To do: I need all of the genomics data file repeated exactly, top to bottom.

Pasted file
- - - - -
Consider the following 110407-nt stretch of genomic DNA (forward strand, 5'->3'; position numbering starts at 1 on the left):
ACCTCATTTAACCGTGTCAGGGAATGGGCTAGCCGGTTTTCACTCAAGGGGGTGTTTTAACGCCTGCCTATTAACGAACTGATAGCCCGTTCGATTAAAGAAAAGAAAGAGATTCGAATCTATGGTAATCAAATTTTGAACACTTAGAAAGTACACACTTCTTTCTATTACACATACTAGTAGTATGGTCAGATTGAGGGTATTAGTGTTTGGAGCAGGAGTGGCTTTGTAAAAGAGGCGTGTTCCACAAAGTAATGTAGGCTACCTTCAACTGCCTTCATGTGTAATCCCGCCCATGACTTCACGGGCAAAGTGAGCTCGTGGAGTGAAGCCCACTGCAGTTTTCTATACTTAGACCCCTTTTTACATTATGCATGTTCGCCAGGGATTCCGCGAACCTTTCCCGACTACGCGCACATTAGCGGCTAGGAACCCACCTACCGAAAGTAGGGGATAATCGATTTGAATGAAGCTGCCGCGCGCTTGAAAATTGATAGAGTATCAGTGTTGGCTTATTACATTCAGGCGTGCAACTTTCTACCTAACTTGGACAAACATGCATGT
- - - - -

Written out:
Consider the following 110407-nt stretch of genomic DNA (forward strand, 5'->3'; position numbering starts at 1 on the left):
ACCTCATTTAACCGTGTCAGGGAATGGGCTAGCCGGTTTTCACTCAAGGGGGTGTTTTAACGCCTGCCTATTAACGAACTGATAGCCCGTTCGATTAAAGAAAAGAAAGAGATTCGAATCTATGGTAATCAAATTTTGAACACTTAGAAAGTACACACTTCTTTCTATTACACATACTAGTAGTATGGTCAGATTGAGGGTATTAGTGTTTGGAGCAGGAGTGGCTTTGTAAAAGAGGCGTGTTCCACAAAGTAATGTAGGCTACCTTCAACTGCCTTCATGTGTAATCCCGCCCATGACTTCACGGGCAAAGTGAGCTCGTGGAGTGAAGCCCACTGCAGTTTTCTATACTTAGACCCCTTTTTACATTATGCATGTTCGCCAGGGATTCCGCGAACCTTTCCCGACTACGCGCACATTAGCGGCTAGGAACCCACCTACCGAAAGTAGGGGATAATCGATTTGAATGAAGCTGCCGCGCGCTTGAAAATTGATAGAGTATCAGTGTTGGCTTATTACATTCAGGCGTGCAACTTTCTACCTAACTTGGACAAACATGCATGT